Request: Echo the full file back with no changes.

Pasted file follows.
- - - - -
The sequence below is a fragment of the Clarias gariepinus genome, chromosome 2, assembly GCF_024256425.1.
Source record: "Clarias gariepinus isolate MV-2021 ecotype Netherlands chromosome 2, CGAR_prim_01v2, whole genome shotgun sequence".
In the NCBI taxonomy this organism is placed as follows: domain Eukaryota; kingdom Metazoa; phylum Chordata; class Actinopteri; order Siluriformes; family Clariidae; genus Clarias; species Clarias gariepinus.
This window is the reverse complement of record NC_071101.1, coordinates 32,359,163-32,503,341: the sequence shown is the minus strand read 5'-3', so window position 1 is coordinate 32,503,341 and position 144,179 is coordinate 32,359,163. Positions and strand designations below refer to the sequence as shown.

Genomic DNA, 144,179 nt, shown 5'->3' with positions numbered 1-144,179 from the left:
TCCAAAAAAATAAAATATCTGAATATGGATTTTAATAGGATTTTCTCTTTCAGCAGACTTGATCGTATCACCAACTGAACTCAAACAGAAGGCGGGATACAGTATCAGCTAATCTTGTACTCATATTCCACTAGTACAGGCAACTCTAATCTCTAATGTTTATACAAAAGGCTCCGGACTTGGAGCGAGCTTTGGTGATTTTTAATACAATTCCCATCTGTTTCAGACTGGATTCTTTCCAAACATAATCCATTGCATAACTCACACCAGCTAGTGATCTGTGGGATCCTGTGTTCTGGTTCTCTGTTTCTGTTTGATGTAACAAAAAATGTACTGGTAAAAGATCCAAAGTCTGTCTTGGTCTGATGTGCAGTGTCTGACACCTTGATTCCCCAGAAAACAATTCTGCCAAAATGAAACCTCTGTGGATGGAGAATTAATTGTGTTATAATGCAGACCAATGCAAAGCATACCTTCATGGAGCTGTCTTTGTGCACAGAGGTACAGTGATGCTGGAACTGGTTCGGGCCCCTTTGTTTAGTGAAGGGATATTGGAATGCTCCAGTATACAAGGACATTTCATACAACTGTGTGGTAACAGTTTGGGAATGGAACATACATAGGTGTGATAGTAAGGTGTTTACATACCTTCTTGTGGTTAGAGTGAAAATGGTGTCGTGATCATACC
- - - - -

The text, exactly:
The sequence below is a fragment of the Clarias gariepinus genome, chromosome 2, assembly GCF_024256425.1.
Source record: "Clarias gariepinus isolate MV-2021 ecotype Netherlands chromosome 2, CGAR_prim_01v2, whole genome shotgun sequence".
In the NCBI taxonomy this organism is placed as follows: domain Eukaryota; kingdom Metazoa; phylum Chordata; class Actinopteri; order Siluriformes; family Clariidae; genus Clarias; species Clarias gariepinus.
This window is the reverse complement of record NC_071101.1, coordinates 32,359,163-32,503,341: the sequence shown is the minus strand read 5'-3', so window position 1 is coordinate 32,503,341 and position 144,179 is coordinate 32,359,163. Positions and strand designations below refer to the sequence as shown.

Genomic DNA, 144,179 nt, shown 5'->3' with positions numbered 1-144,179 from the left:
TCCAAAAAAATAAAATATCTGAATATGGATTTTAATAGGATTTTCTCTTTCAGCAGACTTGATCGTATCACCAACTGAACTCAAACAGAAGGCGGGATACAGTATCAGCTAATCTTGTACTCATATTCCACTAGTACAGGCAACTCTAATCTCTAATGTTTATACAAAAGGCTCCGGACTTGGAGCGAGCTTTGGTGATTTTTAATACAATTCCCATCTGTTTCAGACTGGATTCTTTCCAAACATAATCCATTGCATAACTCACACCAGCTAGTGATCTGTGGGATCCTGTGTTCTGGTTCTCTGTTTCTGTTTGATGTAACAAAAAATGTACTGGTAAAAGATCCAAAGTCTGTCTTGGTCTGATGTGCAGTGTCTGACACCTTGATTCCCCAGAAAACAATTCTGCCAAAATGAAACCTCTGTGGATGGAGAATTAATTGTGTTATAATGCAGACCAATGCAAAGCATACCTTCATGGAGCTGTCTTTGTGCACAGAGGTACAGTGATGCTGGAACTGGTTCGGGCCCCTTTGTTTAGTGAAGGGATATTGGAATGCTCCAGTATACAAGGACATTTCATACAACTGTGTGGTAACAGTTTGGGAATGGAACATACATAGGTGTGATAGTAAGGTGTTTACATACCTTCTTGTGGTTAGAGTGAAAATGGTGTCGTGATCATACC